Update – November 21, 2013

Precipitation forecast to return to the Front Range & Eagle River area Chugach this afternoon and through the weekend.

Snow and the potential for freezing rain is on tap.  Currently the forecast is calling for precipitation to start as snow (Thursday afternoon to evening), transition to freezing rain (late Thursday to Friday afternoon), and then transition back to snow (Friday evening).  The possibility for snow showers will remain through the weekend.

This could lead to increased instabilities within new storm snow due to density differences in the new snow being deposited as temperature and precipitation type fluctuates.  Forecast confidence is high that the Anchorage area will receive at least a few inches of snow and confidence is increasing that we’ll receive at least some freezing rain.  In the event of freezing rain, it could affect even the upper elevations (creating a crust as formed in Hatcher Pass last week) due to warmer air aloft and colder surface temperatures.

Additionally, the snow surface is currently quite variable and in many areas harboring surfaces (unconsolidated and faceted snow, thin layer of facets on top of wind-hardened snow, surface hoar in areas sheltered from wind, exposed rain and melt-freeze crusts) that will provide a weak layer and/or bed surface for new snow to release and slide on.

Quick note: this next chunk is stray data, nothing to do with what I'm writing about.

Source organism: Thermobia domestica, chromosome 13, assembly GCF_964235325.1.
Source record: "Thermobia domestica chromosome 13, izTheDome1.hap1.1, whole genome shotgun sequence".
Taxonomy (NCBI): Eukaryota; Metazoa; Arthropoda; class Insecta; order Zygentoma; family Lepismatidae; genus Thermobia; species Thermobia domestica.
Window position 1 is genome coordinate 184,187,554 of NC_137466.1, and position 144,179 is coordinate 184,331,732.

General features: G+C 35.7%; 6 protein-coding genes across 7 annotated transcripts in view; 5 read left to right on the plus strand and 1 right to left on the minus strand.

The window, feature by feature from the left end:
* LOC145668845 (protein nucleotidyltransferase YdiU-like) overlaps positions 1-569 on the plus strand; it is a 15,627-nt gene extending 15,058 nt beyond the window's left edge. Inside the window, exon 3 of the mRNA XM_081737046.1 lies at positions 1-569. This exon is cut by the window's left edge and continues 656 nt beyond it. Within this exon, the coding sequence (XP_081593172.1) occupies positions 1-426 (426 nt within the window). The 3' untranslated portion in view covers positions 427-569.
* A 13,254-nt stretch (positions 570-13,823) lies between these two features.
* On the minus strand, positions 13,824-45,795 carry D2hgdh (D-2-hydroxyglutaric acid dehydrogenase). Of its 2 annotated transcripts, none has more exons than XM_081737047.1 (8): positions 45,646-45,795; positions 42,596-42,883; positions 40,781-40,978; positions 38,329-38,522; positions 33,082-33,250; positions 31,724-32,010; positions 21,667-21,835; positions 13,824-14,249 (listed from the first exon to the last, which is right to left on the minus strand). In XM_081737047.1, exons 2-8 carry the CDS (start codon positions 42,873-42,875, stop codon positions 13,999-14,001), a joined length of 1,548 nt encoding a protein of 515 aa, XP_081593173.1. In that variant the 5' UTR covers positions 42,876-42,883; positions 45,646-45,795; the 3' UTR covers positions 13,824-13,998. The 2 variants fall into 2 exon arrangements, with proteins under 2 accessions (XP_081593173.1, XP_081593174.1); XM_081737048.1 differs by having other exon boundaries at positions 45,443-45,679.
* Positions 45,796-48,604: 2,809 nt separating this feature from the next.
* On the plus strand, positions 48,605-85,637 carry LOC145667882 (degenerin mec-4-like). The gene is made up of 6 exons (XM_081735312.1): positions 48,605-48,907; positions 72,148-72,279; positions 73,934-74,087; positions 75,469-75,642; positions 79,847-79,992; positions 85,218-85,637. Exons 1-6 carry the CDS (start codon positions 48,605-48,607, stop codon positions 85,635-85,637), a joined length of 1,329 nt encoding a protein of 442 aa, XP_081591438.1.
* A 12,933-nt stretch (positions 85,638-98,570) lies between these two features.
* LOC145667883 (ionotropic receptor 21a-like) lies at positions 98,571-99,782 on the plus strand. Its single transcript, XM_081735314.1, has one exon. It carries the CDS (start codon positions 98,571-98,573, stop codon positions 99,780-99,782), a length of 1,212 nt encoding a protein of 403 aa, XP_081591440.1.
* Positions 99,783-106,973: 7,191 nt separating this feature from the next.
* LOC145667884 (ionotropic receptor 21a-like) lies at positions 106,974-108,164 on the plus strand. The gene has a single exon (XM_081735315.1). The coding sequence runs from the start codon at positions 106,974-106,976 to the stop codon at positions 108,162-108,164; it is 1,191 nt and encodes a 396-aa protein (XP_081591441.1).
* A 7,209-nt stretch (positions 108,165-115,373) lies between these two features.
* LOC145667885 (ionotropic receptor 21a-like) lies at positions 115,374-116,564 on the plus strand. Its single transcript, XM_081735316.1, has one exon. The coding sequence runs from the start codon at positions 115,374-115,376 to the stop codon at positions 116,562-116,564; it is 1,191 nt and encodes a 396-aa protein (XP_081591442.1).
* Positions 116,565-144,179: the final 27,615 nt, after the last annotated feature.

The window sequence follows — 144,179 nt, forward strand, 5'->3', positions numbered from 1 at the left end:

In general, thin early season snowpacks are weak and more prone to avalanches.  The Front Range and Eagle River area’s thin early season snowpack has been further weakened, and future avalanche problems exacerbated, by the past week of clear and extremely cold weather which has catalyzed faceting and surface hoar growth.

Expect the avalanche danger to increase accordingly towards the weekend with new snow.  We will continue to monitor conditions and will provide an update once we receive precipitation and are able to reassess conditions (likely Saturday or Sunday).

Check out this observation from Wednesday, November 13 to get an idea of conditions prior to the incoming storm.  Keep in mind that much faceting, surface hoar growth, and wind affect has occurred in the meantime.

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